Forty Thousand is set in Cherryh’s sprawling Alliance-Union universe, sometime after the events of Downbelow Station, so a little history first. Through the Earth Company, humanity explored space ever outward from Sol, first building stations and then finding habitable planets. After some centuries of exploration and trade, the farthest colony-planets formed Union and went to war with the Earth Company. Caught in the middle were the spacefaring traders and cargo-haulers, the merchanters. This Company War ended with the forming of the merchanter Alliance, a neutral third-power interested in freedom of movement and controlling trade, leaving Union to its space and abandoning the destitute Earth to its meager Sol system.
Now, Alliance and Union live in an uneasy peace; Union seeds colony worlds with its genetically engineered, psychologically conditioned clones known as azi, claiming ground for when Alliance pushes into Union space. The planet Gehenna II is one such colony planet: over forty-thousand azi and a few hundred “born-man” humans are dispatched to form a colony, given the supplies needed to establish a foothold. The planet is primitive, but habitable; the most advanced native species are a range of mound-building reptilians that display limited intelligence—dinosaur-like behemoths called caliban, and graceful smaller lizards termed ariels.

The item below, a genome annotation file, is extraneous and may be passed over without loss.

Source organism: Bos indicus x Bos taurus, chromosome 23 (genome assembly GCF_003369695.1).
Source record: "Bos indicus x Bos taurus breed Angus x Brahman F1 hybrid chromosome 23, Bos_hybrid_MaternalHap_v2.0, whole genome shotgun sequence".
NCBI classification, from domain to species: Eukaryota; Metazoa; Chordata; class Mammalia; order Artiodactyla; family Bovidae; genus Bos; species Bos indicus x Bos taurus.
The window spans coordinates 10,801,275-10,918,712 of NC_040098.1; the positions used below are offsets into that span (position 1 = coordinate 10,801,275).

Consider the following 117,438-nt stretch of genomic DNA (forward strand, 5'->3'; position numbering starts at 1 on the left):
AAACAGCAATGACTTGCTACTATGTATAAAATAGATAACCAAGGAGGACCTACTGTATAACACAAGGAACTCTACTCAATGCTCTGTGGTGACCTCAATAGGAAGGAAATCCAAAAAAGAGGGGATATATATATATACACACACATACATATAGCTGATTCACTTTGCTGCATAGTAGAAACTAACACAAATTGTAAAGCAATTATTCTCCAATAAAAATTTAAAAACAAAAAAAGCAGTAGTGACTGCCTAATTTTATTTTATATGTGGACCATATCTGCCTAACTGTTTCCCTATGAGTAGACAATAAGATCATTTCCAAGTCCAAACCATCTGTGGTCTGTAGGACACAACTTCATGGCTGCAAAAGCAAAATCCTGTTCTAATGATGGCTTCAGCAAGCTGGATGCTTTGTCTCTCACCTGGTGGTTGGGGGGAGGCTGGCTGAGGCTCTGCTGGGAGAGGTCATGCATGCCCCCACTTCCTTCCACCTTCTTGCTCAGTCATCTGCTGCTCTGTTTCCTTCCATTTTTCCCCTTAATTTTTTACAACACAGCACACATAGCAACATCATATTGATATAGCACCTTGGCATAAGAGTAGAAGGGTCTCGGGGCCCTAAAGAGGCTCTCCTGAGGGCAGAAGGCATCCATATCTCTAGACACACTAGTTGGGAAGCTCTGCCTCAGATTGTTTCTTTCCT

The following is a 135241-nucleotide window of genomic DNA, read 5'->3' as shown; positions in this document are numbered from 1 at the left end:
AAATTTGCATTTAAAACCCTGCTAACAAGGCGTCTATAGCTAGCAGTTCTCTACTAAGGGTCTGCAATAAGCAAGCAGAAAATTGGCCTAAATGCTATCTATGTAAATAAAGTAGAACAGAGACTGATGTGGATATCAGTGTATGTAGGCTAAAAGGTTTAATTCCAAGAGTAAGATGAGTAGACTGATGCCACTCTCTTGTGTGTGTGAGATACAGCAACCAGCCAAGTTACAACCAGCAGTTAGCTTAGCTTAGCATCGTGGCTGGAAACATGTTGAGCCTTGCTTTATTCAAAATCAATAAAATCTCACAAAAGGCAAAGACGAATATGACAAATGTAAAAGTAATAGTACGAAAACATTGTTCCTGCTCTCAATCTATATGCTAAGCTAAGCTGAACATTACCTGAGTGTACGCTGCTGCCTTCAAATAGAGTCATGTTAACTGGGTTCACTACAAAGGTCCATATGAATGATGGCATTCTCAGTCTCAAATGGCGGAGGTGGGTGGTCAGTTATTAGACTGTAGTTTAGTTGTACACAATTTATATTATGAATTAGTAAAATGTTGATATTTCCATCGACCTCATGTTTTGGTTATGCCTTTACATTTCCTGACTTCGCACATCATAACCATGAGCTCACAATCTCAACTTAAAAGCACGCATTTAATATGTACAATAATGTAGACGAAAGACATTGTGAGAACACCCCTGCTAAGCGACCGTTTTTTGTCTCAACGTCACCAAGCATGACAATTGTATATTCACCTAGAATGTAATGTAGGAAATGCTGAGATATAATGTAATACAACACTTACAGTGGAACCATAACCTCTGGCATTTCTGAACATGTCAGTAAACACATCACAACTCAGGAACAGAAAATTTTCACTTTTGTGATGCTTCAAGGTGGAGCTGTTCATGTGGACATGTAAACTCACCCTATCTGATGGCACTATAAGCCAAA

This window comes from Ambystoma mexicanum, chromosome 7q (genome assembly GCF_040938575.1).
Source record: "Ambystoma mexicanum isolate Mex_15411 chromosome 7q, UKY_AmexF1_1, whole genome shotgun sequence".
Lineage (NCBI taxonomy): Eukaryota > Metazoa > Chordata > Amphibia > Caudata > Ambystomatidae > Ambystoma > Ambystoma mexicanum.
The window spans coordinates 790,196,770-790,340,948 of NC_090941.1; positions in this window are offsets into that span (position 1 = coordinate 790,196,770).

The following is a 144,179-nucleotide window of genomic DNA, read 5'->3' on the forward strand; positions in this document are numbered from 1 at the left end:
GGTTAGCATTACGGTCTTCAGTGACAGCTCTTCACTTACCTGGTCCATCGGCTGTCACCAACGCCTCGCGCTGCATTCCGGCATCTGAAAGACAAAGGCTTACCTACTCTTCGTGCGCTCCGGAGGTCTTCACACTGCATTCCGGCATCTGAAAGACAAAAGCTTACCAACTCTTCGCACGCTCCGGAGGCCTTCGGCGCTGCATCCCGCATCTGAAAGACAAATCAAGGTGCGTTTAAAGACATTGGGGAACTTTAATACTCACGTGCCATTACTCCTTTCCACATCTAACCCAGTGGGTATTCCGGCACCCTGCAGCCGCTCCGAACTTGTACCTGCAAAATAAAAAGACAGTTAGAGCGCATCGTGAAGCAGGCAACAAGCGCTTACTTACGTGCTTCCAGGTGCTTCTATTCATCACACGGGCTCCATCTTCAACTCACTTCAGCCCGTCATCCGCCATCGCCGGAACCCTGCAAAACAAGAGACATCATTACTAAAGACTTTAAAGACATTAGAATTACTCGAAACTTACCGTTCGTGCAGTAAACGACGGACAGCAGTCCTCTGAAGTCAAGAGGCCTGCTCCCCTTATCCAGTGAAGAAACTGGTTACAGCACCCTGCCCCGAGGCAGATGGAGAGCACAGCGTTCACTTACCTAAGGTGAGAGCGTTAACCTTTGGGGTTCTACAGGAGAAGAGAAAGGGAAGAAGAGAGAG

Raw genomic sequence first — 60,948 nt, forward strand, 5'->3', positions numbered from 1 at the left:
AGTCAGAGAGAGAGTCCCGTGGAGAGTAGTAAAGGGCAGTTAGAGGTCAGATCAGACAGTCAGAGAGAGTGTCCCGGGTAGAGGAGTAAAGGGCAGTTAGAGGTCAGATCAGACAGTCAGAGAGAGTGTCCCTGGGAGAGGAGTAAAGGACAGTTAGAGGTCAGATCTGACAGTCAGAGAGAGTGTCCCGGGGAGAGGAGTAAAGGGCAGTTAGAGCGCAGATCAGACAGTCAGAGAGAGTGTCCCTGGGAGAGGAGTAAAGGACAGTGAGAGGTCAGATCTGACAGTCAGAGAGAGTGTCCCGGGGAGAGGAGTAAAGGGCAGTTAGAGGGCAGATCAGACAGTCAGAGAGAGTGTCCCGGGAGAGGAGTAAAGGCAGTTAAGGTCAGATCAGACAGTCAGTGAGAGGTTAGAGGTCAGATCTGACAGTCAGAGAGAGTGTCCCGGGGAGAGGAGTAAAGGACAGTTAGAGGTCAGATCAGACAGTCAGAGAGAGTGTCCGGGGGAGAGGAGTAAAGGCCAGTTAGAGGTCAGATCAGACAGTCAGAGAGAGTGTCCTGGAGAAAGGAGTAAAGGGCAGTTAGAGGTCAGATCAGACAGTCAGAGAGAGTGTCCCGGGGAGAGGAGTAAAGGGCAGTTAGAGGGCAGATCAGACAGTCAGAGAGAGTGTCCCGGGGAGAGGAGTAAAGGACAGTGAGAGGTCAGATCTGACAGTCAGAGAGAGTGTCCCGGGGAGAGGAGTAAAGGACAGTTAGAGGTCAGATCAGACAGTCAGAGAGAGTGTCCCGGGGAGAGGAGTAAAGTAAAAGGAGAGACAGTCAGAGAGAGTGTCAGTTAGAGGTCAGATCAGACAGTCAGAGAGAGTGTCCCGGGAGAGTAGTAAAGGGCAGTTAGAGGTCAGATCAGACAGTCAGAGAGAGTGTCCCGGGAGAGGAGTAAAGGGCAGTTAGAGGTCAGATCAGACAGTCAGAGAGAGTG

The plan is that the colonists will have three years to establish their settlement, at which point ships will return to resupply and prepare for the installation of birth-labs, the cloning facilities that produce azi. For political reasons unknown to the inhabitants, the ships never return, leaving them to struggle along. As their equipment breaks down, their electronics are eroded by the weather, and the azi fail to undergo their conditioning tapes, the colony must learn to make do with what they have, the forty-thousand azi forming their own civilization and culture out of their own shared experiences. And it turns out the resident caliban are not as unintelligent as believed…
Cherryh does not write easy or simple books; her narratives are rich in characters with multiple points-of-view, with deep, twisting plots that demand a reader’s attention. Forty Thousand is even moreso than usual, because it follows the colony’s development across generations. It’s fascinating to see the colony begin with high hopes and lofty ideals, then see the civilization of Newport along the Forbes River break down into the anarchy of primitive Gehenna Base along the river Styx. The novel tells the story of numerous born-man and azi characters and their descendants, progressing along the major stages of the colony’s life as it evolves and adapts.